To stay organized during the entire process, use the following checklist as you go:
To make sure that you’ve met all of your requirements, you can always have a friend double-check this list for you and do the same for them.
Because expository writing encompasses so many different types of essays, it only makes sense that there would also be tons of topics you can choose from. In some cases, your teacher might assign a specific piece of writing and an assigned topic, but it’s just as likely that you may be given some discretion over what you’ll be writing about.
If you fall into the second category, you may start to feel overwhelmed by how many topics for an expository essay are out there. Just try to remember that you don’t have to search for the perfect expository topic to write about. As long as you understand the topic and have some level of interest in it, you can write an effective essay that will earn you a good grade.
Here are some expository essay topics that are pretty common:
The most important part of being assigned or choosing an expository essay topic is making sure that you truly understand it before you begin the planning and writing process. So, read it several times and ask questions so that you don’t waste time or energy writing about something unrelated to the actual topic.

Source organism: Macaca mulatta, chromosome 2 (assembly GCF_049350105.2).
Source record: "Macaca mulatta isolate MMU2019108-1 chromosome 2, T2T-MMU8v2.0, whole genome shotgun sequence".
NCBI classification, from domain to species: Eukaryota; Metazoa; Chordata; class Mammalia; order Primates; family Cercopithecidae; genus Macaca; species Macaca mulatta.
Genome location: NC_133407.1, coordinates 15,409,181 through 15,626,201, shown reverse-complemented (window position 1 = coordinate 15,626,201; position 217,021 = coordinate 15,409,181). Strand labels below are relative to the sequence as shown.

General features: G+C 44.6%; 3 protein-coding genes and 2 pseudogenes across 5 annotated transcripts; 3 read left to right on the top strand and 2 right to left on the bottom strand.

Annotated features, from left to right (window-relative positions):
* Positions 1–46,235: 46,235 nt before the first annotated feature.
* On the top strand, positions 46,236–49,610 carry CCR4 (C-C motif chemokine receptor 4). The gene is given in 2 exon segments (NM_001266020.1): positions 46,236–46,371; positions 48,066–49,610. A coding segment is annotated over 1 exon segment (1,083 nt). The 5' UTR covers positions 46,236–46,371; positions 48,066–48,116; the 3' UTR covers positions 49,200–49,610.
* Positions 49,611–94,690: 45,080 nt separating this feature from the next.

Even though there are technically six types of expository essays, they all follow the same basic essay structure. And you can tweak this structure as needed based on the requirements you’ve been given and the topic you’ve selected.
To begin, start with the five-paragraph essay structure and move on from there:
Remember, you can always add any number of body paragraphs you need to in order to investigate your topic thoroughly and provide factual evidence to support it. Also, keep in mind that your teacher is probably looking for a specific word count that you will need to aim for.
You’ve read a series of expository writing samples, chosen your topic, reviewed the requirements of your assignment, and studied the basic expository essay structure. So, now the time to start working on your paper is finally here.
The first step in learning how to write an expository essay is to plan it out well in advance. Not only do you want to create an outline, but you also want to gather relevant evidence and ask your teacher for clarification as needed along the way. The more time you put in during the planning process, the easier it will be to write. Don’t skimp on effort here.